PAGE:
I just stepped out of James Cameron’s Masterpiece and I still can’t believe that was the script he put forward after twelve years. Twelve years. TWELVE. YEARS. Now, let me get a few things out of the way first. Avatar‘s visuals are positively stunning and I’m going to give Cameron the pass on his Na’vi treading dangerously close to the uncanny valley, because the environments were really, really cool to watch. However, there are several issues in Avatar that need to be considered. All in good fun of course–I’m not even going to pretend that this won’t make money or that we won’t be seeing sequels–but twelve years? Really?
I’m just saying that if a filmmaker of Cameron’s caliber is working on a script for twelve years, it should be better than this. I came away with so many questions about character motivation, unexplained plot devices, and generally not remembering the names of anything, that I was confused about whether or not I even liked the damn thing. However, we at Needcoffee realize this problem might be widespread, so we are going to answer many questions about the plot of Avatar by answering one of the biggest ones:
[fusion_builder_container hundred_percent=”yes” overflow=”visible”][fusion_builder_row][fusion_builder_column type=”1_1″ background_position=”left top” background_color=”” border_size=”” border_color=”” border_style=”solid” spacing=”yes” background_image=”” background_repeat=”no-repeat” padding=”” margin_top=”0px” margin_bottom=”0px” class=”” id=”” animation_type=”” animation_speed=”0.3″ animation_direction=”left” hide_on_mobile=”no” center_content=”no” min_height=”none”][ad#longpost] What is Unobtainium anyway?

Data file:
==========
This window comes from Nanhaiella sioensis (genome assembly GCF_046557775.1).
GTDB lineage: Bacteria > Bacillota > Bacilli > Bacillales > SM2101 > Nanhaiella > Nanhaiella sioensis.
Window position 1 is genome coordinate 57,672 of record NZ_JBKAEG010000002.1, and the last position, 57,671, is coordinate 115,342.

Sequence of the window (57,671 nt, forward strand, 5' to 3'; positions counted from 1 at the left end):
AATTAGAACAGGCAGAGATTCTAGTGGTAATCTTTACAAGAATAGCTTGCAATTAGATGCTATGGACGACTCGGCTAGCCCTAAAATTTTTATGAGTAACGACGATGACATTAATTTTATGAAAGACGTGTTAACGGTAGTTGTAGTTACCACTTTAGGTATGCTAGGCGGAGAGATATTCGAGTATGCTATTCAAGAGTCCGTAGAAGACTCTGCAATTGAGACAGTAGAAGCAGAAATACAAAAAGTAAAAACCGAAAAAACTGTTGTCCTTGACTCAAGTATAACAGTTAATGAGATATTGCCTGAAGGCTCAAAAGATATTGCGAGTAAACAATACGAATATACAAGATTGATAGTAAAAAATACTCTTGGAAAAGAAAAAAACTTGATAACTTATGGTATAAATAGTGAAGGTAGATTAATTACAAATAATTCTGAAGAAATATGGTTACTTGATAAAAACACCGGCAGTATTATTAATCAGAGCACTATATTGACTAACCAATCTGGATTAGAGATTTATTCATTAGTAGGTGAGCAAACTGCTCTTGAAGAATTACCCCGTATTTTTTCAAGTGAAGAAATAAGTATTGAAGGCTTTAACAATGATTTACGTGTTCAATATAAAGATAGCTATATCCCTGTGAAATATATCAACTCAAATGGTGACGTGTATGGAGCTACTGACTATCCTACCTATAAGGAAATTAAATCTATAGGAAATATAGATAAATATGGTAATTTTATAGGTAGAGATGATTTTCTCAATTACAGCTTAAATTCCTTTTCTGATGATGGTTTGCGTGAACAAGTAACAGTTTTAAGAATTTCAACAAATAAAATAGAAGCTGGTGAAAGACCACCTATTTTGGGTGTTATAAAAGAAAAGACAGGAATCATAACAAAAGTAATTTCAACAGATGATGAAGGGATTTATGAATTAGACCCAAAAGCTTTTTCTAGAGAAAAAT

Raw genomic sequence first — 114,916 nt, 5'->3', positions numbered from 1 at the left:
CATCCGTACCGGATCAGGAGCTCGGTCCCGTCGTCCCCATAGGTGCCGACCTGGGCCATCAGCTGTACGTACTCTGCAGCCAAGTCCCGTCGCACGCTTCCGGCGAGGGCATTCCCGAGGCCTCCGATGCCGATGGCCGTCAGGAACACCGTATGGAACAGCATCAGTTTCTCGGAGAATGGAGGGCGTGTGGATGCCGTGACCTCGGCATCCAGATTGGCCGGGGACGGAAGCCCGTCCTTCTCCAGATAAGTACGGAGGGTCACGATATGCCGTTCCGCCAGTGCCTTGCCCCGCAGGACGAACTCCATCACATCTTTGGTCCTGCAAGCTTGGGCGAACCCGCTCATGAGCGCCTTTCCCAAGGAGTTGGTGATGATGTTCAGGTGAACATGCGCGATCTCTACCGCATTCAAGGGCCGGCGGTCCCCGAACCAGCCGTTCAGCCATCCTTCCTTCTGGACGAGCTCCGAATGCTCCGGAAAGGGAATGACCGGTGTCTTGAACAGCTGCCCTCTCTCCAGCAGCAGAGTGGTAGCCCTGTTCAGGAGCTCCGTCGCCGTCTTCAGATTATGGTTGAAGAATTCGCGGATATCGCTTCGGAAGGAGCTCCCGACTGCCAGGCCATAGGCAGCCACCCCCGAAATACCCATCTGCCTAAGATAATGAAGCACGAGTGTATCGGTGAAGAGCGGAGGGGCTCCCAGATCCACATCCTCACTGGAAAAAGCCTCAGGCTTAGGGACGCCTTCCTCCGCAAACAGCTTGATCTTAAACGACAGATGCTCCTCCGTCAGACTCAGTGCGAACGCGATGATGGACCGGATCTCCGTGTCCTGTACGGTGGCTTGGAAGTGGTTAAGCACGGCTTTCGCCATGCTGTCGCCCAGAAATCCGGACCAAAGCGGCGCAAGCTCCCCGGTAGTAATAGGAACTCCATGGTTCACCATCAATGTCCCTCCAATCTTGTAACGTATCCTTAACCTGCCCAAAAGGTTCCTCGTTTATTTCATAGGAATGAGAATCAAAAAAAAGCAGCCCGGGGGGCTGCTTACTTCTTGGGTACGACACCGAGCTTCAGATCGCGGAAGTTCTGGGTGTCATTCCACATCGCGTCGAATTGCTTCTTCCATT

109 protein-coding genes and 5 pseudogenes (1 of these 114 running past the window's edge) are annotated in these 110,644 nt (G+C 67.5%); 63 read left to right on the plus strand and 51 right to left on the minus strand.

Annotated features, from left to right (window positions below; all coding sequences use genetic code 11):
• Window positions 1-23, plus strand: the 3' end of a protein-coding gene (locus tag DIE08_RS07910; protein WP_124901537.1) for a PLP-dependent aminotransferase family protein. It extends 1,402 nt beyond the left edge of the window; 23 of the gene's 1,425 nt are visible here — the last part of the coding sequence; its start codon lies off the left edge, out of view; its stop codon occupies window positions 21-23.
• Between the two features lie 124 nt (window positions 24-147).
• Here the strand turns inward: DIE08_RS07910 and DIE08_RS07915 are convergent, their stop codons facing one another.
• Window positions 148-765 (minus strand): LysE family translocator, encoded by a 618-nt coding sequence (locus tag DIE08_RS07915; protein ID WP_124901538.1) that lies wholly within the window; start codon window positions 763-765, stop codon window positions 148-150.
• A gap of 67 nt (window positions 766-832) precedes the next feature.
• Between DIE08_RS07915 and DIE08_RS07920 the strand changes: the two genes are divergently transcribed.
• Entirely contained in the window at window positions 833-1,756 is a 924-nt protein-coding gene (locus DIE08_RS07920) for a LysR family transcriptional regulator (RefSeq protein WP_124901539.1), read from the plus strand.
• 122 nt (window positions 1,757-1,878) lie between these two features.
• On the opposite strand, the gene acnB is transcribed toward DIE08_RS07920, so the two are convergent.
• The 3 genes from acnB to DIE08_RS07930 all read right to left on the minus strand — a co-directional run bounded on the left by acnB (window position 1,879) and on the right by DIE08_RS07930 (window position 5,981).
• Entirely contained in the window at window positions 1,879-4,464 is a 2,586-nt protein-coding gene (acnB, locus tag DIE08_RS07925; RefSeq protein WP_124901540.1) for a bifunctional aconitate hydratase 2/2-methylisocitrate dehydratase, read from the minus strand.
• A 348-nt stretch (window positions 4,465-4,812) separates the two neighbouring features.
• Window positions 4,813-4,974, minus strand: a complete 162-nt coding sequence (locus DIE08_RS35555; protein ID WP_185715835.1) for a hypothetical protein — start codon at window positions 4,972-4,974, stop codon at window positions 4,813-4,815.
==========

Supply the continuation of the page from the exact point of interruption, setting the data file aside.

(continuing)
For those of you unfamiliar with TVTropes, I shall enlighten you with the Wikipedia entry on the subject: “Unobtainium is a humorous name for any extremely rare, costly, or physically impossible material needed to fulfill a given design for a given application.”
That’s it: it means it’s an impossible-to-get-at substance. And no, for those of you that are asking that question, not once do they tell us what the heck it is or what it does. This leads to a host of questions about the motivations of the human beings and what the crap they’re doing there in the first place. One explanation that I shall now put forward, however, simplifies things greatly.
Unobtainium is a drug. In fact, Unobtainium is the best drug ever. The humans are mining for the best blow between here and Alpha Centauri. Every single human being on Earth in the year 2154 is totally up to their nose in fine Pandoran bang-bang and they want more. If you explain Unobtainium as a drug you get all the explanation you ever need to a host of questions.